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Researchers investigate why some children grow out of ADHD

Posted on 14/01/2014

Academics from the Institute of Psychiatry at King’s College London appear on Channel 5 in a documentary about attention deficit hyperactivity disorder (ADHD), presented by Olympic gymnast Louis Smith.

In the documentary, Louis undergoes a series of tests including EEG, or electroencephalography (pictured), a non-invasive technique which measures brain activity using electrode sensors placed on the scalp.

Louis-Smith---Channel-5Researchers, led by Dr Jonna Kuntsi, are attempting to understand why a third of children with ADHD recover from the symptoms during adolescence, whereas about two-thirds of children continue to have symptoms as adults. Children and adolescents with ADHD are at higher risk of antisocial behaviour, substance abuse, depression and educational underachievement.

The researchers want to understand if, over time, children learn to compensate for the underlying impairments of brain function, and ultimately whether individuals with persistent ADHD could be trained in similar techniques.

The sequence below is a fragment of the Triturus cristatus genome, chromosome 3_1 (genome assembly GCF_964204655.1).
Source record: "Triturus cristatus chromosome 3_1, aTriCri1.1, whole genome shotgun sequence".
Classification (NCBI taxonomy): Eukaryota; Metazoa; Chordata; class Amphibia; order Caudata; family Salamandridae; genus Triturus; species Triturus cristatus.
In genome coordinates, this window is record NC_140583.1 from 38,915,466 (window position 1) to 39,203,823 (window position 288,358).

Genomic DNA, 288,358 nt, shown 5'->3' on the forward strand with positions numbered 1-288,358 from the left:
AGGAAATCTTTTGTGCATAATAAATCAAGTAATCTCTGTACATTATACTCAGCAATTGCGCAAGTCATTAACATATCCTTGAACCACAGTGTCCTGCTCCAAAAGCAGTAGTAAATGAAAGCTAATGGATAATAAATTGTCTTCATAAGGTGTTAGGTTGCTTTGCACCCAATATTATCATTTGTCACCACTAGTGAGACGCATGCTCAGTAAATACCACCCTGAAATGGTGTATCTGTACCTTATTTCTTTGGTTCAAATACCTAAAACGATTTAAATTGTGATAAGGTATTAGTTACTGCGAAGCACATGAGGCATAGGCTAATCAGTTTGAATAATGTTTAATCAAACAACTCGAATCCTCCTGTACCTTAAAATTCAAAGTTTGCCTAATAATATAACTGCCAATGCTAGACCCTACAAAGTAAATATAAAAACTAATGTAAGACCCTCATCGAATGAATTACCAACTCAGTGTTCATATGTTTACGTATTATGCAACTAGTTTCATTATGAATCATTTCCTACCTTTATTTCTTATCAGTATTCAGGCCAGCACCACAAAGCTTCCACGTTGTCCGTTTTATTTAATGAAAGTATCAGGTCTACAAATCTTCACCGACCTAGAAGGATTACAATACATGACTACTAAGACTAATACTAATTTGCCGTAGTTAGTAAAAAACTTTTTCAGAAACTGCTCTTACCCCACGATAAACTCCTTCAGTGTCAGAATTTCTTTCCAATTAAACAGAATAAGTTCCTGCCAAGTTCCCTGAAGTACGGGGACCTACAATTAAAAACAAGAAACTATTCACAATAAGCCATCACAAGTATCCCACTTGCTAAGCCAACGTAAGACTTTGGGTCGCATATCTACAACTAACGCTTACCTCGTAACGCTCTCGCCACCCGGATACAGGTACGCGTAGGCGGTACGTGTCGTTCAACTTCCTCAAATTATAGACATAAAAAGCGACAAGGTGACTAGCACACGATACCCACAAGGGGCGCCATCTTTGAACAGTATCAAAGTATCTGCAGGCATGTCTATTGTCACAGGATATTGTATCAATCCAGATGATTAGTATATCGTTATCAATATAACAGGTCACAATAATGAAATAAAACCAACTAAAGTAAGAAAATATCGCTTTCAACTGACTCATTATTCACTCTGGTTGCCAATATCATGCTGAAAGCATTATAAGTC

By following over 100 individuals with childhood ADHD and their siblings, as well as 100 healthy control sibling pairs, the researchers aim to identify the underlying brain processes involved in persistence and remission of ADHD.

Dr Jonna Kuntsi, from the MRC Social, Genetic and Developmental Psychiatry (SGDP) Centre at the IoP at King’s and lead researcher on the project, says: “Our EEG data show that young people with ADHD have different patterns of some brain waves, compared to those without ADHD. By studying these differences, we hope to identify objective measures which could be used to direct the development of non-pharmacological interventions that reduce the negative long-term impact of ADHD.”

The study is one of two studies funded by children's charity, Action Medical Research. The second study, which is currently recruiting participants, involves similar tests, but is studying teenagers who were born premature. The research team are investigating why people who are born premature are more likely to develop attention and behavioural problems.

Dr Kuntsi adds: “We hope to boost understanding of how premature birth puts babies at increased risk of developing ADHD, by looking for changes within the brain in 150 adolescents who were born early. We are investigating whether the changes we find have anything in common with changes that we’ve already detected in adolescents with ADHD.”

Image copyright - Channel 5

If you are interested in taking part in the study, please contact Dr Jonna Kuntsi jonna.kuntsi@kcl.ac.uk

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